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Continuous leaking of radioactive strontium, cesium from Fukushima to the ocean

Thu, 10/03/2016 - 1:08pm
Scientists investigated the levels of radioactive strontium and cesium in the coast off Japan in September 2013. Radioactive levels in seawater were 10 to 100 times higher than before the nuclear accident, particularly near the facility, suggesting that water containing strontium and cesium isotopes was still leaking into the Pacific Ocean.
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Efficiency of water electrolysis doubled

Thu, 10/03/2016 - 1:08pm
Researchers have boosted the efficiency of water electrolysis. They applied a layer of copper atoms in a conventional platinum electrode. Thus, reaction intermediates could desorb a bit more easily from the catalyst surface. The modified system generated twice the amount of hydrogen than a platinum electrode without a copper layer.
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First non-utilitarian weapons found in the Arabian Peninsula

Thu, 10/03/2016 - 1:08pm
An exceptional collection of bronze weapons dating from the Iron Age II (900-600 BC) has been uncovered near Adam, in the Sultanate of Oman. The remains were discovered scattered on the ground in a building belonging to what is thought to be a religious complex, during excavations carried out by the French archaeological mission in central Oman. In particular, they include two complete quivers and weapons made of metal, including two bows, objects that are for the most part non-functional and hitherto unknown in the Arabian Peninsula.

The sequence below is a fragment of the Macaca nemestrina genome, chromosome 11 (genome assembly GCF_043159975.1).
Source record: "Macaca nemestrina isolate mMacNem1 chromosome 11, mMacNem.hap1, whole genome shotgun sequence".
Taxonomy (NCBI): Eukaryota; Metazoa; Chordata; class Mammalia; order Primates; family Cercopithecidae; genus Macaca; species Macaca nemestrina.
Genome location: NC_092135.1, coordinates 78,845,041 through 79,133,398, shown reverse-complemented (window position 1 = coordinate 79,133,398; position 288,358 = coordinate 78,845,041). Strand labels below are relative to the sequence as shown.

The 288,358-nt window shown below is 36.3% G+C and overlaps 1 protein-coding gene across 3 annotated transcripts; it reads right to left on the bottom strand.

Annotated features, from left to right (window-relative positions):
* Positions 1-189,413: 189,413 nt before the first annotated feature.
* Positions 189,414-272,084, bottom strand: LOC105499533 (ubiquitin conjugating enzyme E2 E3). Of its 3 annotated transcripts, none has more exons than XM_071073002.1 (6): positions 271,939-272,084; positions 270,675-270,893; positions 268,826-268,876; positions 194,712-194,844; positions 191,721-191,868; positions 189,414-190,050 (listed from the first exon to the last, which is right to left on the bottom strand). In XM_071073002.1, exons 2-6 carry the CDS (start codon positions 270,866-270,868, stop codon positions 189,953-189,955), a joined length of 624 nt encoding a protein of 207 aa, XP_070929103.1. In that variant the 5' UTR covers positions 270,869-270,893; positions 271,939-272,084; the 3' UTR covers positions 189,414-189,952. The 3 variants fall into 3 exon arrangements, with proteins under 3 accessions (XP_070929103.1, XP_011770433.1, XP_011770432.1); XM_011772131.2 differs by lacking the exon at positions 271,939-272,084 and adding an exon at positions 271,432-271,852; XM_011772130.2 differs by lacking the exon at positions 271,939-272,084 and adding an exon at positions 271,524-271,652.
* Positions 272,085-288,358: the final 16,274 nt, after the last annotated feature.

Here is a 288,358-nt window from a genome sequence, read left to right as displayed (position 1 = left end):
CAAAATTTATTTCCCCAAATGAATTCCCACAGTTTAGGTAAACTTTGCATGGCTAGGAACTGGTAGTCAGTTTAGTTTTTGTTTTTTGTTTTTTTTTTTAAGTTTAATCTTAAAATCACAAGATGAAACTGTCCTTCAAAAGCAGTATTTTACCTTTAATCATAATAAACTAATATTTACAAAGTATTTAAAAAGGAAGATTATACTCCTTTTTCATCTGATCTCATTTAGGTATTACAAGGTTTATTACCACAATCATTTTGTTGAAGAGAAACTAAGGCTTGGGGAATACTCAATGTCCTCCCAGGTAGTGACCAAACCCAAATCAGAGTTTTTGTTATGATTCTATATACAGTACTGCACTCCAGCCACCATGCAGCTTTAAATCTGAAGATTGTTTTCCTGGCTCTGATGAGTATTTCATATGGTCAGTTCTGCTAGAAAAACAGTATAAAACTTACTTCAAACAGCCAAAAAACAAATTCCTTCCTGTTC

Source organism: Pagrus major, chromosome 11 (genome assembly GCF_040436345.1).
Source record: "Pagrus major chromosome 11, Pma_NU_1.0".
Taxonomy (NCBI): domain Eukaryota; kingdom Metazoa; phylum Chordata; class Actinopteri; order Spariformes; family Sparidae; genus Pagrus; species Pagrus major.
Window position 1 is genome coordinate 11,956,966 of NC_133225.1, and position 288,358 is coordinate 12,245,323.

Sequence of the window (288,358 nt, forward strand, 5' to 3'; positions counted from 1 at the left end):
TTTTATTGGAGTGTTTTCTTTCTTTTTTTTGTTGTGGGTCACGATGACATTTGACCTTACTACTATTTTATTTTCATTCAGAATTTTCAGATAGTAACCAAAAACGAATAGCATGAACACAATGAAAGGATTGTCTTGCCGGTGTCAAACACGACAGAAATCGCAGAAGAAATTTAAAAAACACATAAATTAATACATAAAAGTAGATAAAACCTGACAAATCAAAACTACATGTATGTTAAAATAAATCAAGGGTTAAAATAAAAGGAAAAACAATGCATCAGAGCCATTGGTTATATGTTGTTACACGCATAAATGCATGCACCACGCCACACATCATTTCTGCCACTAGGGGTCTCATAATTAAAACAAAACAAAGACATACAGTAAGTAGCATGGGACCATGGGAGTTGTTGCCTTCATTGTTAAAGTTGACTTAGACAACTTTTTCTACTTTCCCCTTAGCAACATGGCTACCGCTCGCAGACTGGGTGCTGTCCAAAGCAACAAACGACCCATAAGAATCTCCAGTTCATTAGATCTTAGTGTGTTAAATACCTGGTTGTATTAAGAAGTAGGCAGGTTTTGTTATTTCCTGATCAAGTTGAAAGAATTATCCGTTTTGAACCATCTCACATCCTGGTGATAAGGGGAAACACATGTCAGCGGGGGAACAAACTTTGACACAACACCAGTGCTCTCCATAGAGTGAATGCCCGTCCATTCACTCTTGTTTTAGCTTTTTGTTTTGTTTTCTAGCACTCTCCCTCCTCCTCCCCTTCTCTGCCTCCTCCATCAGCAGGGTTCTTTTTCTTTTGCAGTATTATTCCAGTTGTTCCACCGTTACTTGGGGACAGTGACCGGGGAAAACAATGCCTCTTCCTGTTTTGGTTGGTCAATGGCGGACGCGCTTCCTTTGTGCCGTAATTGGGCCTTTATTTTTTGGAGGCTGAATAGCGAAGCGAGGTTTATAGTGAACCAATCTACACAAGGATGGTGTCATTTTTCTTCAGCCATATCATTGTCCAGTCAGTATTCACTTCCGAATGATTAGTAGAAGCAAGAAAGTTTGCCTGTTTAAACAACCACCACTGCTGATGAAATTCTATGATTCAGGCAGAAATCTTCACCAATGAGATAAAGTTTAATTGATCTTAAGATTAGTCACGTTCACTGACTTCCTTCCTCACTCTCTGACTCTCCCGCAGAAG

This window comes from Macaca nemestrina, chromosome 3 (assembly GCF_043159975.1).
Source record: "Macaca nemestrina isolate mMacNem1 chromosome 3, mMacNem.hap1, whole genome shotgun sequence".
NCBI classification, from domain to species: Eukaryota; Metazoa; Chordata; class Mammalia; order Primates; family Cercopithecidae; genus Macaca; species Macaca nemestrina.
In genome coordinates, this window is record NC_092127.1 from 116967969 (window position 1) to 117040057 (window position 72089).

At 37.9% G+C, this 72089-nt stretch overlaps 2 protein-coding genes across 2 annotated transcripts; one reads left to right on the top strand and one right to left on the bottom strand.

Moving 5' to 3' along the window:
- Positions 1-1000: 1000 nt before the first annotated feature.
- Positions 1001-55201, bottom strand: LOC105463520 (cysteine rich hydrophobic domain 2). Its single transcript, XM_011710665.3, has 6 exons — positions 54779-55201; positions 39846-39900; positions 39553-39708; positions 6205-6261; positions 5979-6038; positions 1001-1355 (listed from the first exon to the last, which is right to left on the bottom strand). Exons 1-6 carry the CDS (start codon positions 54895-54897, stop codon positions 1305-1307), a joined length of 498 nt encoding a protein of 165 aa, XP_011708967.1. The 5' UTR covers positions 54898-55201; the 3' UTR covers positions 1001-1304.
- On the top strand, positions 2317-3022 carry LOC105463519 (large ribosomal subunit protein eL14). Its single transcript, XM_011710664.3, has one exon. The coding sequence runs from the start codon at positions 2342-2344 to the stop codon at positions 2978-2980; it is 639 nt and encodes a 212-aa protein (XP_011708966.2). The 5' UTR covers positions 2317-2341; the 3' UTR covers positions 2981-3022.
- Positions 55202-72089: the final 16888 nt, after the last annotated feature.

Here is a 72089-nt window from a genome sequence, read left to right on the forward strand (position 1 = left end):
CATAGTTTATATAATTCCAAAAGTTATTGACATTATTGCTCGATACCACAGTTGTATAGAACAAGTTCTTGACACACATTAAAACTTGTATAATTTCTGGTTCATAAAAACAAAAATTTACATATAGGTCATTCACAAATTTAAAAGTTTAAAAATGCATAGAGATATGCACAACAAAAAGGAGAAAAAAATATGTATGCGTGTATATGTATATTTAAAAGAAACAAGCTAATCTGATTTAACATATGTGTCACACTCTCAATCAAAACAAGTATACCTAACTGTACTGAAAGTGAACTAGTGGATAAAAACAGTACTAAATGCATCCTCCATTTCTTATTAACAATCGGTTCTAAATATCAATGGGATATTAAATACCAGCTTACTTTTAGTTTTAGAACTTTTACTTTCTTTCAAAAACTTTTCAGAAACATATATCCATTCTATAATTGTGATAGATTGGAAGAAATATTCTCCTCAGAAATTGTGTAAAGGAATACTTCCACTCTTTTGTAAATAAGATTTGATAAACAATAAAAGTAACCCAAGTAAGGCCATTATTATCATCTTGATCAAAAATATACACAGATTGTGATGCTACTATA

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Blast behaviour research could save British troops

Thu, 10/03/2016 - 1:08pm
New research that sheds unprecedented light on the behavior of blasts produced by landmines and Improvised Explosive Devices (IEDs) could aid the development of enhanced protection for UK soldiers on military, peace-keeping and humanitarian missions.
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Understanding why nights are getting warmer faster than days

Thu, 10/03/2016 - 1:05pm
Nights have been warming much faster than the days, observations from the last fifty years have shown. Analysis of the causes of this more rapid warming at night shows that this is likely to continue in the coming decades.
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New frog species discovered in India's wastelands

Thu, 10/03/2016 - 1:05pm
A new species of narrow-mouthed frog has been discovered in the laterite rock formations of India’s coastal plains. The frog, which is the size of a thumbnail, was named Microhyla laterite after its natural habitat.